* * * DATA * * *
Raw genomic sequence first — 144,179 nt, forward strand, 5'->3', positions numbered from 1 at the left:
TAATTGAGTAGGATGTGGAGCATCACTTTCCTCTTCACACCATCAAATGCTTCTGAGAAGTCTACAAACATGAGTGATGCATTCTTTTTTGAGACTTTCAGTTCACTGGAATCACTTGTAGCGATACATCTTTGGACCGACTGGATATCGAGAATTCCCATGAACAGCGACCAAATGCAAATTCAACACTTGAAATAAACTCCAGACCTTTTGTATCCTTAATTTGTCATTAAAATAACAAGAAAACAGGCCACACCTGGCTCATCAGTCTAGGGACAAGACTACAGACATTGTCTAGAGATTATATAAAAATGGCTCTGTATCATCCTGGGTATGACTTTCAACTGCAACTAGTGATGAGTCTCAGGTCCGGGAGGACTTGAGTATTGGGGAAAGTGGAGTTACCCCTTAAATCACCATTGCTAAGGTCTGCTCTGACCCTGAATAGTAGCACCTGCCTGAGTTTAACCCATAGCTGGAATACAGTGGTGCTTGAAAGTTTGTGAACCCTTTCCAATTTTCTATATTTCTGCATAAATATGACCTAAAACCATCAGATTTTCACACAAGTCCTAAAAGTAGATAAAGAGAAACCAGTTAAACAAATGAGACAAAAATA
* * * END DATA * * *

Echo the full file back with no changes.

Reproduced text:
Raw genomic sequence first — 144,179 nt, forward strand, 5'->3', positions numbered from 1 at the left:
TAATTGAGTAGGATGTGGAGCATCACTTTCCTCTTCACACCATCAAATGCTTCTGAGAAGTCTACAAACATGAGTGATGCATTCTTTTTTGAGACTTTCAGTTCACTGGAATCACTTGTAGCGATACATCTTTGGACCGACTGGATATCGAGAATTCCCATGAACAGCGACCAAATGCAAATTCAACACTTGAAATAAACTCCAGACCTTTTGTATCCTTAATTTGTCATTAAAATAACAAGAAAACAGGCCACACCTGGCTCATCAGTCTAGGGACAAGACTACAGACATTGTCTAGAGATTATATAAAAATGGCTCTGTATCATCCTGGGTATGACTTTCAACTGCAACTAGTGATGAGTCTCAGGTCCGGGAGGACTTGAGTATTGGGGAAAGTGGAGTTACCCCTTAAATCACCATTGCTAAGGTCTGCTCTGACCCTGAATAGTAGCACCTGCCTGAGTTTAACCCATAGCTGGAATACAGTGGTGCTTGAAAGTTTGTGAACCCTTTCCAATTTTCTATATTTCTGCATAAATATGACCTAAAACCATCAGATTTTCACACAAGTCCTAAAAGTAGATAAAGAGAAACCAGTTAAACAAATGAGACAAAAATA